The first aim of the current National Curriculum in England, published in 2013 during Michael Gove’s tenure as Education Secretary, is to teach students to ‘know and understand the history of these islands as a coherent, chronological narrative, from the earliest times to the present day’.12 Gove announced his intention to refashion history education in schools at the Conservative Party Conference in October 2010 along exactly these lines, with the aim of creating a ‘connected narrative’ that gave centrality and primacy to Britain’s ‘island story’.13 In this party conference address, Gove couched his desire for education reform in nationalistic terms; he expressed his concern that children were growing up ‘ignorant of one of the most inspiring stories I know – the history of our United Kingdom’.14 Historian Richard Evans, writing in the London Review of Books in 2011, said of this ‘Tory interpretation of history’ that Gove, working with populist historian Simon Schama, was creating a history curriculum through a deliberately nationalist lens, one laden in self-congratulation and reliant on the Whig interpretation of history – ‘a theory exploded by professional historians more than half a century ago’.15 Peter Mandler observed that this nation-focused narrowing of the history curriculum could deprive young people ‘of one of the principal “lessons of history” – that people did things differently in other times and places’.16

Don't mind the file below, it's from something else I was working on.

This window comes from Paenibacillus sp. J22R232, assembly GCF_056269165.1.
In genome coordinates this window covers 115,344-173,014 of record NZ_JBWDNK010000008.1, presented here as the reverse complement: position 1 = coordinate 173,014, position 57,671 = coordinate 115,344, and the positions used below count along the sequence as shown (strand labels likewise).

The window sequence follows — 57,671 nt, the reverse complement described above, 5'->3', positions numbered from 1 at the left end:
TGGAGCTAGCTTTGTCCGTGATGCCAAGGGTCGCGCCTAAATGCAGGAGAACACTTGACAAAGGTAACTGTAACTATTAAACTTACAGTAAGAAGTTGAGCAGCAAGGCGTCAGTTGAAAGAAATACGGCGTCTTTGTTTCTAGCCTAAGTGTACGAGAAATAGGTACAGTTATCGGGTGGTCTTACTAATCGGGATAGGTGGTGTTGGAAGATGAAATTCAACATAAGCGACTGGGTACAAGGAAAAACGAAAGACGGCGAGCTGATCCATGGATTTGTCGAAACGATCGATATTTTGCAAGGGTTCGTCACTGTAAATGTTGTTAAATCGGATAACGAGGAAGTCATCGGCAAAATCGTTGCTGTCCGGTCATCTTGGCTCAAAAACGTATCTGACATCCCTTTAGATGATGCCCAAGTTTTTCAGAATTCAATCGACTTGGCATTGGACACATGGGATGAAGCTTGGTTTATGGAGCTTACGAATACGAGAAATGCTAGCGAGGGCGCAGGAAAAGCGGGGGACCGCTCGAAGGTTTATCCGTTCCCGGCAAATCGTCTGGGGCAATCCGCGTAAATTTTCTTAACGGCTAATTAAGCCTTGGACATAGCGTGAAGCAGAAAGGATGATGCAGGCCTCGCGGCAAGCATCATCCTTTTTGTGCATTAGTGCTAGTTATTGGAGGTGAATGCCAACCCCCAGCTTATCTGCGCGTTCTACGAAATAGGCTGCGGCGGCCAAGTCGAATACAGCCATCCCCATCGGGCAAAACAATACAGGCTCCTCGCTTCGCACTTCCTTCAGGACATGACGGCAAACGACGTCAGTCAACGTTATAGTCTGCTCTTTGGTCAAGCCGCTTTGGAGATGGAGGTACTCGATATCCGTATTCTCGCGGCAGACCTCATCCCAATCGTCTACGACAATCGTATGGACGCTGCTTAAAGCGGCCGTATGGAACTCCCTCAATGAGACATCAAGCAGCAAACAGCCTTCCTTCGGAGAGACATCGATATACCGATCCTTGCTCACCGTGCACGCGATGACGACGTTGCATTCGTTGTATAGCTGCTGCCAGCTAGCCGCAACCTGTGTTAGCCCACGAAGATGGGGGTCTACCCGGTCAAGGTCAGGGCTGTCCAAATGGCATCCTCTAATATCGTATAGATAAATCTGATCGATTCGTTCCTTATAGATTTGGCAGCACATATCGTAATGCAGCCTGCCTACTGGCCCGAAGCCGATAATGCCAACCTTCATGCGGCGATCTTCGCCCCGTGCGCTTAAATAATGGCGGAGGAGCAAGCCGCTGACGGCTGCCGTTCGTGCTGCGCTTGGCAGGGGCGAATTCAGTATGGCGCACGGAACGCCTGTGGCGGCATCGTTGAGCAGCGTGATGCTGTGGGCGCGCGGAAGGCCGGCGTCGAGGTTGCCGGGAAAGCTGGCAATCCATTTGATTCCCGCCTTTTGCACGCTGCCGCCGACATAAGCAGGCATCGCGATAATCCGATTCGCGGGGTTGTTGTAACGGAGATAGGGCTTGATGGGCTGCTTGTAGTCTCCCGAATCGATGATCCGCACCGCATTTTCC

The National Curriculum has been criticised for its divisive portrayal of Britishness. At issue is not only that the revised history curriculum places Britain at the centre; it is that it does so through an essentialist, primordialist and exclusionary conceit. The ‘island story’ of Britain has so often been rendered and imagined as a largely white, Anglo-centric one, ignoring the meaningful contributions of migrants and peoples of diverse ethnicities who have shaped the history of the United Kingdom. This ‘story’ implies that Britain has sat apart from the rest of the world, ignoring the ways it has been deeply embedded and involved in the world as a colonising power, and the ways that categories of Britishness, British identity and British citizenship were constituted far beyond the island nation, in the Caribbean, North America, Africa, the Indian subcontinent, Hong Kong, Singapore and Australasia. Paul Gilroy has rightly criticised the use of island-focused language to describe and represent the British nation, particularly language rooted in a biological imaginary such as ‘the island race’ and ‘the bulldog breed’. This encourages a kind of nationalism that blurs concepts of race and nation, allowing the nation to be imagined with a pre-migration, exclusively white past.17 These imaginings obscure a long history of migration to and from the British Isles that extends into the ancient world, and ignore the blurred lines between nation, empire and colony during the height of Britain’s imperial power. They create an expectation of whiteness as a feature of an imagined ‘indigenous’ Britishness, and ignore the long history of Britain’s relationship with the world, marginalising transnational histories.